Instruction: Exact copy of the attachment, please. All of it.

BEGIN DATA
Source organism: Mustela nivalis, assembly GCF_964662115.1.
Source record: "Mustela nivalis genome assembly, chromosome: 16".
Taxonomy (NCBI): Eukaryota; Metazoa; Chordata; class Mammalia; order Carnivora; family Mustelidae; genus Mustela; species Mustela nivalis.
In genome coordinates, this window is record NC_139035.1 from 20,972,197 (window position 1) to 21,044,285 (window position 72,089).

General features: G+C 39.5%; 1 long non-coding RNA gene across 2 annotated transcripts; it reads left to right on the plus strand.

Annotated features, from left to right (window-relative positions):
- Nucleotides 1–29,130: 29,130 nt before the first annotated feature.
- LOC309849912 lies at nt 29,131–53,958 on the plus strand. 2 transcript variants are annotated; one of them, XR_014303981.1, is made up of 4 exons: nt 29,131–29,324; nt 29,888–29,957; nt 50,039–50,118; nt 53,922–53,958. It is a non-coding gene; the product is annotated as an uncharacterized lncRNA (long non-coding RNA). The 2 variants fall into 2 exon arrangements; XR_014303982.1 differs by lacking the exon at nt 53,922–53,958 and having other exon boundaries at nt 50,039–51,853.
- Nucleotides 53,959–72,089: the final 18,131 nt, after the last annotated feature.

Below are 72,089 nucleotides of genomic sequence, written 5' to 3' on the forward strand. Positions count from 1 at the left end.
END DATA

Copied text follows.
Source organism: Mustela nivalis, assembly GCF_964662115.1.
Source record: "Mustela nivalis genome assembly, chromosome: 16".
Taxonomy (NCBI): Eukaryota; Metazoa; Chordata; class Mammalia; order Carnivora; family Mustelidae; genus Mustela; species Mustela nivalis.
In genome coordinates, this window is record NC_139035.1 from 20,972,197 (window position 1) to 21,044,285 (window position 72,089).

General features: G+C 39.5%; 1 long non-coding RNA gene across 2 annotated transcripts; it reads left to right on the plus strand.

Annotated features, from left to right (window-relative positions):
- Nucleotides 1–29,130: 29,130 nt before the first annotated feature.
- LOC309849912 lies at nt 29,131–53,958 on the plus strand. 2 transcript variants are annotated; one of them, XR_014303981.1, is made up of 4 exons: nt 29,131–29,324; nt 29,888–29,957; nt 50,039–50,118; nt 53,922–53,958. It is a non-coding gene; the product is annotated as an uncharacterized lncRNA (long non-coding RNA). The 2 variants fall into 2 exon arrangements; XR_014303982.1 differs by lacking the exon at nt 53,922–53,958 and having other exon boundaries at nt 50,039–51,853.
- Nucleotides 53,959–72,089: the final 18,131 nt, after the last annotated feature.

Below are 72,089 nucleotides of genomic sequence, written 5' to 3' on the forward strand. Positions count from 1 at the left end.